Saturday, January 31, 2015

The Bulk Sale of Criminal Histories by Texas Dep't of Public Safety

 Grits of Breakfast ran a post recently centered on the Texas House Jurisprudence Committee's Interim Report for the 84th Legislature, published this week on January 21, 2015. (Interim Report). Grits focused on the Interim Report's recommendation to raise the age of criminal culpability from 17 years of age to 18 years of age. A great idea for a number of reasons.

I write to focus on another of the Interim Report's topics, Expunction, Non-Disclosure and, in particular, how the State's bulk sale of criminal histories to vendors thwarts the goal of both these remedial laws.

First some background. Expunction allows a person who receives it the right to deny a previous arrest and requires those with notice to destroy records of the arrest and any resulting prosecution. Non-Disclosure is less broad; it applies to most, but not all, charges for which the petitioner successfully completed a deferred adjudication probation. Non-Disclosure bars public dissemination of criminal records, but allows law enforcement and other government agencies access to them.

Now on to the Interm Report. It is to my reading a remarkable document. In discussing the purpose, and benefits to Expunctions and Non-Disclosures, the Interim Report nails it:
Having an arrest or conviction on a person's record can affect that person for life, making it harder to gain admission to a university, find a job or merely be approved for a lease on an apartment. Often times, arrests that do not lead to a conviction or that were disposed of after a certain amount of community service can still show up on a record, hurting their chances of fully participating in society. Expunctions and non-disclosures are meant to help keep an individual's contact with the criminal justice system from following them throughout life. Unfortunately, numerous complications keep many who might be eligible from applying for an expunction or non-disclosure and some argue that these complications have rendered such relief irrelevant.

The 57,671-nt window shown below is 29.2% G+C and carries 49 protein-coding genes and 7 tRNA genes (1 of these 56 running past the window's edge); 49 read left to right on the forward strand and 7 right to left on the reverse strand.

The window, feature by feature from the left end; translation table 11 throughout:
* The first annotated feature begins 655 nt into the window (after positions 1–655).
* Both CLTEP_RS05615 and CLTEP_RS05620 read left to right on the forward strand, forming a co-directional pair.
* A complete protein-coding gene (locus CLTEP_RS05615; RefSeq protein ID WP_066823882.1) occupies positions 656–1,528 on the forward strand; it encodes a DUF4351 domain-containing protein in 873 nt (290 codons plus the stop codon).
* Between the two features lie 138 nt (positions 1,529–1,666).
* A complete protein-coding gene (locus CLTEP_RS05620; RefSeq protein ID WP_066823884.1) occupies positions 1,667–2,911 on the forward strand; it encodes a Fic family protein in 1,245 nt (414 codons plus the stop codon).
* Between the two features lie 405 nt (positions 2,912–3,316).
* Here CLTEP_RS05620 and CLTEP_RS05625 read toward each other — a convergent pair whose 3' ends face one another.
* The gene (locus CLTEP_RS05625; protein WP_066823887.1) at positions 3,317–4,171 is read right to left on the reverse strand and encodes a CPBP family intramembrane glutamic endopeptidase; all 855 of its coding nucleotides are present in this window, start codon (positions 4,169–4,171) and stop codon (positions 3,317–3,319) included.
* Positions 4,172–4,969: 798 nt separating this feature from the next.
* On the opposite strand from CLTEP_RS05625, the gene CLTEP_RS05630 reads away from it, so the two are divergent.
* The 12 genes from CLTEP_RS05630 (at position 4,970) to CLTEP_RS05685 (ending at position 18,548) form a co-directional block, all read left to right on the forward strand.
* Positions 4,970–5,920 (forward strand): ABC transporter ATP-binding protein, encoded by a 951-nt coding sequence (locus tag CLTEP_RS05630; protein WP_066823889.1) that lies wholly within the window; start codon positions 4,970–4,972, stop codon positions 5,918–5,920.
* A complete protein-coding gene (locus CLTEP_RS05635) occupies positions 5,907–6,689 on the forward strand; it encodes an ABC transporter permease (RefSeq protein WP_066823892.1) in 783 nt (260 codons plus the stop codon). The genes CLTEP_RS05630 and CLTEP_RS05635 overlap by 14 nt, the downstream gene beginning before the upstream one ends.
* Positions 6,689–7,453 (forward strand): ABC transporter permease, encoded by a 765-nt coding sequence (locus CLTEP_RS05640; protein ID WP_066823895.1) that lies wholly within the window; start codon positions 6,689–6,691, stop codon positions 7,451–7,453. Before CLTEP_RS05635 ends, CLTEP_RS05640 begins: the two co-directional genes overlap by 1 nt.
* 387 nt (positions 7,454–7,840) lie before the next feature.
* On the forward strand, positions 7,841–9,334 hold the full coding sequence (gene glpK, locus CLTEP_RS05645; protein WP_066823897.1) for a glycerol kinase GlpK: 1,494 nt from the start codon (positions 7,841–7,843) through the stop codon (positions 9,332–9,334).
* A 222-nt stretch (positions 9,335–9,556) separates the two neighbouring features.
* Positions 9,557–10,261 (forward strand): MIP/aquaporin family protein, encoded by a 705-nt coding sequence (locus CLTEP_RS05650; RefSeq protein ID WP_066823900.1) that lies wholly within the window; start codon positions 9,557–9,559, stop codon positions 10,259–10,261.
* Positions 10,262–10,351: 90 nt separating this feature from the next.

Practitioners argue that not as many people who could benefit from an expunction or non disclosure are even trying to apply. Research suggests that less than 5 % of those who can take advantage of such relief actually do so. [When] they do participate, a number of roadblocks weaken the usefulness of going through the trouble of applying for an expunction and non-disclosure. The committee identified numerous weaknesses in the state’s expunction and non-disclosure laws.(footnotes omitted).
These finding and statistics affirm my anecdotal experience. The last sentence of the first paragraph quoted above is almost identical to something a criminal defense lawyer recently said to me. His point was with the internet and increased dissemination of criminal records, he has started advising clients that Expunction and Non-Disclosure are not necessarily cost beneficial. The Interim Report give reasons why my lawyer friend, if not right, is more right than I would like.

One of the chief problems identified in the Interim Report? The bulk sale of citizen's criminal histories to private entities by the Department of Public Safety (DPS) and local District and County Clerk offices:
The main sources for buying [criminal] records in bulk are the Department of Public Safety, which serves as a repository for criminal records, and local District and County Clerk offices. It’s unclear how much money clerks make from these sales, other than recouping costs associated with satisfying open records requests.